August 17, 2020
2 min read
Yuan reports research grants from Helen Gurley Brown Presidential Initiative. Please see the study for all other authors’ relevant financial disclosures.
Recent-onset diabetes accompanied by weight loss appeared to be associated with a substantially higher risk for developing pancreatic cancer, according to results of a retrospective cohort study published in JAMA Oncology.
Factors that further increased this risk included older age, previous healthy weight and no intentional weight loss, researchers noted.
“Pancreatic cancer is the third-leading cause of cancer-related death in the United States, with a 5-year survival rate of less than 10%,” Chen Yuan, ScD, research fellow in medicine at Dana-Farber Cancer Institute, and colleagues wrote. “This low survival rate is largely associated with the diagnosis occurring at an advanced stage when the cancer is no longer curable.”
Individuals who have a strong family history of pancreatic cancer or genetic predisposition to the disease, as well as those with pancreatic cystic lesions, are the primary focus of early detection programs. However, these individuals represent only 15% to 20% of those presenting with pancreatic cancer. Few other high-risk groups have been identified to facilitate screening efforts, but previous studies have identified type 2 diabetes as a risk factor for pancreatic cancer.
Yuan and colleagues sought to determine whether an association existed between diabetes duration and recent weight change and risk for pancreatic cancer among the general population. The researchers analyzed data of 112,818 women (mean age, 59.4 years) in the Nurses’ Health Study and 46,207 men (mean age, 64.7 years) in the Health Professionals Follow-up Study. They identified incident cases of pancreatic cancer from self-reports or during follow-up of participant deaths, verified through reports from next of kin, the U.S. Postal Service or the National Death Index.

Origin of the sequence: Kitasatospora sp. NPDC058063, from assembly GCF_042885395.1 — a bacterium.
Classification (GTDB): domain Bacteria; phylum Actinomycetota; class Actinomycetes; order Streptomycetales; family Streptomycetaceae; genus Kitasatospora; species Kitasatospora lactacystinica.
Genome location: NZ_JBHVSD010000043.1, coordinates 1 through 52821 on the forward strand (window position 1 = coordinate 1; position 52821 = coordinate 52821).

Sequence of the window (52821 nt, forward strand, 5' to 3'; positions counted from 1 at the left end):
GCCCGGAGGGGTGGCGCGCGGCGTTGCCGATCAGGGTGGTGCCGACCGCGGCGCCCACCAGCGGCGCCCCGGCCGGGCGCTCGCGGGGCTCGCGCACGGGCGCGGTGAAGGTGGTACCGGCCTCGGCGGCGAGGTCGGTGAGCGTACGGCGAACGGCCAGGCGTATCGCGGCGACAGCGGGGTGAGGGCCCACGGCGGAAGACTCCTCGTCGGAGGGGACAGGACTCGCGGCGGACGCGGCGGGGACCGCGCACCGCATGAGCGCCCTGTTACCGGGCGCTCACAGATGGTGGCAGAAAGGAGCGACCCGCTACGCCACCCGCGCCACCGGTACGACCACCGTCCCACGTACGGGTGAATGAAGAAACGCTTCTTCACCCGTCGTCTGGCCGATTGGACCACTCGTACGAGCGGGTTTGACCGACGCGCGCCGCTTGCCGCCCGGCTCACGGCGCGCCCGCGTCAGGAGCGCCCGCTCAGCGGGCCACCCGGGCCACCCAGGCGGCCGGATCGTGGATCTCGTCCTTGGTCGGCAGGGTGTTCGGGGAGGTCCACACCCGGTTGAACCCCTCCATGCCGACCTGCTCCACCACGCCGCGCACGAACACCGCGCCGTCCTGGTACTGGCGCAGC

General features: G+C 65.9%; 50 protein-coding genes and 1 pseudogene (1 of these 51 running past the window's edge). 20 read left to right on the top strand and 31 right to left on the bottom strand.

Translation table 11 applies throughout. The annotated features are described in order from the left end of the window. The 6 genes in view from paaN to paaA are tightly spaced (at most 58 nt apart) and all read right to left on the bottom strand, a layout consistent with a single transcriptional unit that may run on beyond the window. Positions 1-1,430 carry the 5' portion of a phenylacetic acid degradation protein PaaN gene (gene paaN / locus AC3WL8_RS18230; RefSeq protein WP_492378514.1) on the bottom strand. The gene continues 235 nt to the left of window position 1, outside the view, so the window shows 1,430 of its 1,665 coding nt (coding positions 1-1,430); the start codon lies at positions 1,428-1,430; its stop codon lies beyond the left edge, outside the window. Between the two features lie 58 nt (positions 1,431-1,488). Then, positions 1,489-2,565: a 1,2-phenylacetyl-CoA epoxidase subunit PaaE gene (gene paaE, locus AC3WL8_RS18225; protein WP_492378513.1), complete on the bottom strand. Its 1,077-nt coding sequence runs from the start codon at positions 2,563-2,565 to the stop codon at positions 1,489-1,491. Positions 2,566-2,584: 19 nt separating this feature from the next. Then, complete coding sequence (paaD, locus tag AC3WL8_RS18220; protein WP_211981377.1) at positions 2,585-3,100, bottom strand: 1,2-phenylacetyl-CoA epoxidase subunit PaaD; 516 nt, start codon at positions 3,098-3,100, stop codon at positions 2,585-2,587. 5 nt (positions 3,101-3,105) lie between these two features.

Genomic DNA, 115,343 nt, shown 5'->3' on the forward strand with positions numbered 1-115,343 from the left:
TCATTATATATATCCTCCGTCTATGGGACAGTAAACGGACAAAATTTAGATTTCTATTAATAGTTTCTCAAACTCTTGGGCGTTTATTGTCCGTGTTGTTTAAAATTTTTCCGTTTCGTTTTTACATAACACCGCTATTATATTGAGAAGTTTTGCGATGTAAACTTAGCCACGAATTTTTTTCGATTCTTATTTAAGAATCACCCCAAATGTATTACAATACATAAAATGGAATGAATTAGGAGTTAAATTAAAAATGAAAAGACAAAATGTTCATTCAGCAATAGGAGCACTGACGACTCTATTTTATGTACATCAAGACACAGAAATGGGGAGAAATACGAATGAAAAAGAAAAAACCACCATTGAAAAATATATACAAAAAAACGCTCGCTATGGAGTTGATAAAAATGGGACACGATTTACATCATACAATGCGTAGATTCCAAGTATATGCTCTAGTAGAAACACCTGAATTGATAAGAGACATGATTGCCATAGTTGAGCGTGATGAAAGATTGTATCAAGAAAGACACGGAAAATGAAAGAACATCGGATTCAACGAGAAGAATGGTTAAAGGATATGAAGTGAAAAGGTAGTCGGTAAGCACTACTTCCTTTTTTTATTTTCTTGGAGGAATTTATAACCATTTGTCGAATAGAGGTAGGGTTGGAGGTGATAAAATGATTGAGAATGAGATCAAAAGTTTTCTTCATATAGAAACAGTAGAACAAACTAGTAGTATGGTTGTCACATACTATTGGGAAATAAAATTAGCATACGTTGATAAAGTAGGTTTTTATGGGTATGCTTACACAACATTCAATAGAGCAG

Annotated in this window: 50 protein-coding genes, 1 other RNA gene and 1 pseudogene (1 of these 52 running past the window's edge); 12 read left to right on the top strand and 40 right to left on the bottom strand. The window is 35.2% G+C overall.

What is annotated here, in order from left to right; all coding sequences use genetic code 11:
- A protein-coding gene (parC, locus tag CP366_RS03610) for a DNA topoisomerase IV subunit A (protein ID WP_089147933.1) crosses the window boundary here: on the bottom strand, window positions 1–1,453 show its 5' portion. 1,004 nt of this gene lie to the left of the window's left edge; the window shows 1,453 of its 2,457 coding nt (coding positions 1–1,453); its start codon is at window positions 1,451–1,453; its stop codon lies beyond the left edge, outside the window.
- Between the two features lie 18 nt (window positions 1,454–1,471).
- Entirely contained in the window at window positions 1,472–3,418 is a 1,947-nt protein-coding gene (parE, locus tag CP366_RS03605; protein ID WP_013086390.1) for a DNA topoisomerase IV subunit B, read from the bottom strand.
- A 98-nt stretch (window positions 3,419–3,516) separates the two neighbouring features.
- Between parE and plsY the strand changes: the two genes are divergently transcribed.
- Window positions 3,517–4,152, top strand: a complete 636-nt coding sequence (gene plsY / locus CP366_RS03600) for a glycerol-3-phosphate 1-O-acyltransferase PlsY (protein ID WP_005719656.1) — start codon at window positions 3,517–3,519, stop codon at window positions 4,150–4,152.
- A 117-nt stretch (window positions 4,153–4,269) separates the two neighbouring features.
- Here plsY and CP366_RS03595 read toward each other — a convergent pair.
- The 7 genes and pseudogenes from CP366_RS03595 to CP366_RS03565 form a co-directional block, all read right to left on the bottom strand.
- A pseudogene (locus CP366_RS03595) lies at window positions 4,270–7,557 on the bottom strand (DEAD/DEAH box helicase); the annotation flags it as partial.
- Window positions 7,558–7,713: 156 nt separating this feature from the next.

Among the study population, researchers identified 1,116 cases of pancreatic cancer during 4.5 million person-years of follow-up.
Results showed participants with recent-onset diabetes had an age-adjusted HR for pancreatic cancer of 2.97 (95% CI, 2.31-3.82), whereas those with long-standing diabetes had an age-adjusted HR of 2.16 (95% CI, 1.78-2.6), compared with participants with no diabetes.
Compared with those who lost no weight, researchers reported age-adjusted HRs for pancreatic cancer of 1.25 (95% CI, 1.03-1.52) for those who reported a 1- to 4-pound weight loss, 1.33 (95% CI, 1.06-1.66) for those with a 5- to 8-pound weight loss, and 1.92 (95% CI, 1.58-2.32) for those with a more than 8-pound loss.
Participants with recent-onset diabetes accompanied by weight loss of 1 to 8 pounds —accounting for 91 incident cases per 100,000 person-years — had an HR for pancreatic cancer of 3.61 (95% CI, 2.14-6.1), whereas those who lost more than 8 pounds — accounting for 164 incident cases per 100,000 person-years — had an HR for pancreatic cancer of 6.75 (95% CI, 4.55-10), compared with those with neither exposure, accounting for 16 incident cases per 100,000 person-years.
Researchers observed higher incidence rates among participants with recent-onset diabetes and weight loss who were aged 70 years or older (234 incident cases per 100,000 person-years), had a BMI of less than 25 before weight loss (400 incident cases per 100,000 person-years), or whose weight loss was not intentional judging from increased physical activity or healthier dietary choices (334 incident cases per 100,000 person-years).
A subset of participants with pancreatic cancer did not return a questionnaire close to the time of cancer diagnosis, which served as a limitation to this study.
“Recent-onset diabetes accompanied by weight loss was associated with a substantial increase in risk for pancreatic cancer and may represent a high-risk group in the general population for whom early-detection strategies would be advantageous,” Yuan and colleagues wrote. “Further elevation of risk was seen in individuals with older age, previous healthy weight and no intentional weight loss.”